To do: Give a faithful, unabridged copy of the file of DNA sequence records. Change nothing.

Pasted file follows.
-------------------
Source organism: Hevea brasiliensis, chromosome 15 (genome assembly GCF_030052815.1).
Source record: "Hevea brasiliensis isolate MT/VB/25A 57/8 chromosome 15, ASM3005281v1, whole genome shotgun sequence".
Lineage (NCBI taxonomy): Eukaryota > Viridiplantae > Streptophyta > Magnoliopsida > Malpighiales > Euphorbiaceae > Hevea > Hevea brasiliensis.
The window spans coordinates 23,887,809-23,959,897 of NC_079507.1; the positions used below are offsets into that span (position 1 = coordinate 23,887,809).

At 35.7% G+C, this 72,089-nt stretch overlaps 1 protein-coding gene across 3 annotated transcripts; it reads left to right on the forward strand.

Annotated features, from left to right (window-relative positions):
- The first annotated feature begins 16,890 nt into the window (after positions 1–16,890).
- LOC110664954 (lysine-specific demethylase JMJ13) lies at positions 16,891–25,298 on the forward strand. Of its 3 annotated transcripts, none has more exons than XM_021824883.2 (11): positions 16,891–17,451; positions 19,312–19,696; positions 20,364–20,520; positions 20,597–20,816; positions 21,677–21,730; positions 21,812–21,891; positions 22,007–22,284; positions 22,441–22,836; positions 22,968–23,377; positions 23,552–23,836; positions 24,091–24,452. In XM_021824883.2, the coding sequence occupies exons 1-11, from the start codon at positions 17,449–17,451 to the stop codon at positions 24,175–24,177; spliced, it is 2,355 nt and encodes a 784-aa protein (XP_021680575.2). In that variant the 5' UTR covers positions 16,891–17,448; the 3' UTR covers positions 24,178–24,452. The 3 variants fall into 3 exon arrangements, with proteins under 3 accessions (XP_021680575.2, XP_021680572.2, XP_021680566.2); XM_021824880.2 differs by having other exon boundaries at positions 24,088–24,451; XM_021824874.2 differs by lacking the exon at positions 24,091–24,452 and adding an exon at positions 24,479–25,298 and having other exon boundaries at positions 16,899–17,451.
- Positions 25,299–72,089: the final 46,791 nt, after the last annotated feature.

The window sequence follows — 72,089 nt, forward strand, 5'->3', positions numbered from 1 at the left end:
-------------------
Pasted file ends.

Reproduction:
Source organism: Hevea brasiliensis, chromosome 15 (genome assembly GCF_030052815.1).
Source record: "Hevea brasiliensis isolate MT/VB/25A 57/8 chromosome 15, ASM3005281v1, whole genome shotgun sequence".
Lineage (NCBI taxonomy): Eukaryota > Viridiplantae > Streptophyta > Magnoliopsida > Malpighiales > Euphorbiaceae > Hevea > Hevea brasiliensis.
The window spans coordinates 23,887,809-23,959,897 of NC_079507.1; the positions used below are offsets into that span (position 1 = coordinate 23,887,809).

At 35.7% G+C, this 72,089-nt stretch overlaps 1 protein-coding gene across 3 annotated transcripts; it reads left to right on the forward strand.

Annotated features, from left to right (window-relative positions):
- The first annotated feature begins 16,890 nt into the window (after positions 1–16,890).
- LOC110664954 (lysine-specific demethylase JMJ13) lies at positions 16,891–25,298 on the forward strand. Of its 3 annotated transcripts, none has more exons than XM_021824883.2 (11): positions 16,891–17,451; positions 19,312–19,696; positions 20,364–20,520; positions 20,597–20,816; positions 21,677–21,730; positions 21,812–21,891; positions 22,007–22,284; positions 22,441–22,836; positions 22,968–23,377; positions 23,552–23,836; positions 24,091–24,452. In XM_021824883.2, the coding sequence occupies exons 1-11, from the start codon at positions 17,449–17,451 to the stop codon at positions 24,175–24,177; spliced, it is 2,355 nt and encodes a 784-aa protein (XP_021680575.2). In that variant the 5' UTR covers positions 16,891–17,448; the 3' UTR covers positions 24,178–24,452. The 3 variants fall into 3 exon arrangements, with proteins under 3 accessions (XP_021680575.2, XP_021680572.2, XP_021680566.2); XM_021824880.2 differs by having other exon boundaries at positions 24,088–24,451; XM_021824874.2 differs by lacking the exon at positions 24,091–24,452 and adding an exon at positions 24,479–25,298 and having other exon boundaries at positions 16,899–17,451.
- Positions 25,299–72,089: the final 46,791 nt, after the last annotated feature.

The window sequence follows — 72,089 nt, forward strand, 5'->3', positions numbered from 1 at the left end: